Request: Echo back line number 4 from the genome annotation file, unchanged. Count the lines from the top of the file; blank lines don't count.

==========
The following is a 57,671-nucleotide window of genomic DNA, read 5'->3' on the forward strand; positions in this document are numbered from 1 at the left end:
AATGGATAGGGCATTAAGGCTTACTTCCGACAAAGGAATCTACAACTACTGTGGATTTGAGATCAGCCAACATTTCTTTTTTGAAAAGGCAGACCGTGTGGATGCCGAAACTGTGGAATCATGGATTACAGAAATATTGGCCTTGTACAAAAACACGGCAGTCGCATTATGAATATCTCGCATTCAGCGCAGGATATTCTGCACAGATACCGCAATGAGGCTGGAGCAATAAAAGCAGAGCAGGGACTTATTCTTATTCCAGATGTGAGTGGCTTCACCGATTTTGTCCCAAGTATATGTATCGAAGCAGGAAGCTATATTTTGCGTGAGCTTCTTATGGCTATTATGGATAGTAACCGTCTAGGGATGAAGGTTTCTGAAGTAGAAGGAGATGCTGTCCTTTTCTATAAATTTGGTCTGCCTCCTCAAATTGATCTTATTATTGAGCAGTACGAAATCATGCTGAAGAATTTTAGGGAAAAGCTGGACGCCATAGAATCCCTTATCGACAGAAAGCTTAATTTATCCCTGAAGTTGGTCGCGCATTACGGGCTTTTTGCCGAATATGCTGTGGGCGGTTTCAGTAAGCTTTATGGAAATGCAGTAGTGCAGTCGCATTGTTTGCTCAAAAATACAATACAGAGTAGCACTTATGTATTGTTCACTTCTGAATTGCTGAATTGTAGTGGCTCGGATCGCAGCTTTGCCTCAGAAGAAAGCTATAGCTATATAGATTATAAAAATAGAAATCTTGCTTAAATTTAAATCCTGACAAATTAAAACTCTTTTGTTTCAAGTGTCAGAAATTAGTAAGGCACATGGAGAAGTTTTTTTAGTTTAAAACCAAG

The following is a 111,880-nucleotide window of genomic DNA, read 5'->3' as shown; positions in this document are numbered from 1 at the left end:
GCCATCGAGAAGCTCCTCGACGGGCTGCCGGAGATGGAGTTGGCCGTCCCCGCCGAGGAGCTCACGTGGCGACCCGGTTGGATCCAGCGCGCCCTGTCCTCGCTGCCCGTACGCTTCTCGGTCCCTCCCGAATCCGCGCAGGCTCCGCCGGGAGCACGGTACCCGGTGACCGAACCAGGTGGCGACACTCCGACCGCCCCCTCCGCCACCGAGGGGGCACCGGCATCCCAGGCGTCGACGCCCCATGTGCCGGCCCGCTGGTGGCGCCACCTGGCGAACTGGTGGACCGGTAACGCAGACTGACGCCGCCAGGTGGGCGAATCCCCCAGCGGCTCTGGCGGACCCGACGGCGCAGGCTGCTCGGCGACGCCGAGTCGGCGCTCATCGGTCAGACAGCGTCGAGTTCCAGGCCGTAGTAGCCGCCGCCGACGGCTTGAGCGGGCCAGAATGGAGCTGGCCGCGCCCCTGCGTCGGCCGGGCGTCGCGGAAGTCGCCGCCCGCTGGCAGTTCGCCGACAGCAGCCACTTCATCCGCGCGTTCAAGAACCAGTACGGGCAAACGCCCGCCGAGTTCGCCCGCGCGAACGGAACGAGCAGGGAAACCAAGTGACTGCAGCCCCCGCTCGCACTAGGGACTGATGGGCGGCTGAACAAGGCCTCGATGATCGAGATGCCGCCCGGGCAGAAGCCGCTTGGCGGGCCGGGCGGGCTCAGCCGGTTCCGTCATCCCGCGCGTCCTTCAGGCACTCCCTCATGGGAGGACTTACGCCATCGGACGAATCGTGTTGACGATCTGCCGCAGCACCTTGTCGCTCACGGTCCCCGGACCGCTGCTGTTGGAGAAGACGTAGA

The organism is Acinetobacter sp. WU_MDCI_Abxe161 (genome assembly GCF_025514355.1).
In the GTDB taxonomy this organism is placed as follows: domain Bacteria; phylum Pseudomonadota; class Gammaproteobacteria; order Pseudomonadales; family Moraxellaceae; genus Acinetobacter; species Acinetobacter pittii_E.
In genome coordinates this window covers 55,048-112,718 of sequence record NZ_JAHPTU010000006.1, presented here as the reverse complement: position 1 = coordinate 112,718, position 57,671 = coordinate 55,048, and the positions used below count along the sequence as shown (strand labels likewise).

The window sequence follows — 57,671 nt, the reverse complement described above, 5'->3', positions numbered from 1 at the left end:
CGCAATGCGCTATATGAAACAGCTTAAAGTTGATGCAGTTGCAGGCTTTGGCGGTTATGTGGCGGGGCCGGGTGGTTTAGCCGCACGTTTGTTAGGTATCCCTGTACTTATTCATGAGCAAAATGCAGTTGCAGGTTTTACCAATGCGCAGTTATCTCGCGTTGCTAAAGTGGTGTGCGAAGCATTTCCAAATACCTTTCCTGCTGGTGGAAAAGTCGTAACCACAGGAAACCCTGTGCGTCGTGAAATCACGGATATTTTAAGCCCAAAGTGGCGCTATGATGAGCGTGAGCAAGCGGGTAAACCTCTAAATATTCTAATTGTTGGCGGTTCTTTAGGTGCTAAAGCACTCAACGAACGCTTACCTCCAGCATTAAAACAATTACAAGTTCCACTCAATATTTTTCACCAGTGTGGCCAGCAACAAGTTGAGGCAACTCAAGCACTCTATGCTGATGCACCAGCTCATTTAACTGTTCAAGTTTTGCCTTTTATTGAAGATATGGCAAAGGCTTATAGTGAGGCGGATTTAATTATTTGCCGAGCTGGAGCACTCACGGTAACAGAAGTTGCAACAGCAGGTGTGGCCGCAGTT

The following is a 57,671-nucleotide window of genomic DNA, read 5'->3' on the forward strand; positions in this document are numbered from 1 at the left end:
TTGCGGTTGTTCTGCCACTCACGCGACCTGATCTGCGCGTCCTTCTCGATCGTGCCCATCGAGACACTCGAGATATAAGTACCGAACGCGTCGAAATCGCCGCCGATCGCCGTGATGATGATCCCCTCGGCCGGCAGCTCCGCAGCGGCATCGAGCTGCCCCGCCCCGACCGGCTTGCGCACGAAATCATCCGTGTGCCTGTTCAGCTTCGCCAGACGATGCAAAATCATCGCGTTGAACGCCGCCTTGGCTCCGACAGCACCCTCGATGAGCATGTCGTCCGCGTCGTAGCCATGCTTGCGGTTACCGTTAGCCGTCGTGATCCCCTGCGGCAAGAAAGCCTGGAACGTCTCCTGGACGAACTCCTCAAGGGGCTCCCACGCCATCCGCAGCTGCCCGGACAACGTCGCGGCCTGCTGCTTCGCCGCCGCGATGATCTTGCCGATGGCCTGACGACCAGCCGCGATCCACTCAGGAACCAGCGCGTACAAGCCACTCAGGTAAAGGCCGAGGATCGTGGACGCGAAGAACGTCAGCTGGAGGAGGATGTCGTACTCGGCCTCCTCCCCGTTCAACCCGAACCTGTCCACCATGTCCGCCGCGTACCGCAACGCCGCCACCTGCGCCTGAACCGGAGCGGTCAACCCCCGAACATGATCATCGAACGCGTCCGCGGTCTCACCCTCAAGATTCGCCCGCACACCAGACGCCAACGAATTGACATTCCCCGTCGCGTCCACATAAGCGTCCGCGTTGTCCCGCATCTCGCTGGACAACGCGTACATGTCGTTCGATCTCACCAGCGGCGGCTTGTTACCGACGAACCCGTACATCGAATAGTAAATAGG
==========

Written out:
GCCATCGAGAAGCTCCTCGACGGGCTGCCGGAGATGGAGTTGGCCGTCCCCGCCGAGGAGCTCACGTGGCGACCCGGTTGGATCCAGCGCGCCCTGTCCTCGCTGCCCGTACGCTTCTCGGTCCCTCCCGAATCCGCGCAGGCTCCGCCGGGAGCACGGTACCCGGTGACCGAACCAGGTGGCGACACTCCGACCGCCCCCTCCGCCACCGAGGGGGCACCGGCATCCCAGGCGTCGACGCCCCATGTGCCGGCCCGCTGGTGGCGCCACCTGGCGAACTGGTGGACCGGTAACGCAGACTGACGCCGCCAGGTGGGCGAATCCCCCAGCGGCTCTGGCGGACCCGACGGCGCAGGCTGCTCGGCGACGCCGAGTCGGCGCTCATCGGTCAGACAGCGTCGAGTTCCAGGCCGTAGTAGCCGCCGCCGACGGCTTGAGCGGGCCAGAATGGAGCTGGCCGCGCCCCTGCGTCGGCCGGGCGTCGCGGAAGTCGCCGCCCGCTGGCAGTTCGCCGACAGCAGCCACTTCATCCGCGCGTTCAAGAACCAGTACGGGCAAACGCCCGCCGAGTTCGCCCGCGCGAACGGAACGAGCAGGGAAACCAAGTGACTGCAGCCCCCGCTCGCACTAGGGACTGATGGGCGGCTGAACAAGGCCTCGATGATCGAGATGCCGCCCGGGCAGAAGCCGCTTGGCGGGCCGGGCGGGCTCAGCCGGTTCCGTCATCCCGCGCGTCCTTCAGGCACTCCCTCATGGGAGGACTTACGCCATCGGACGAATCGTGTTGACGATCTGCCGCAGCACCTTGTCGCTCACGGTCCCCGGACCGCTGCTGTTGGAGAAGACGTAGA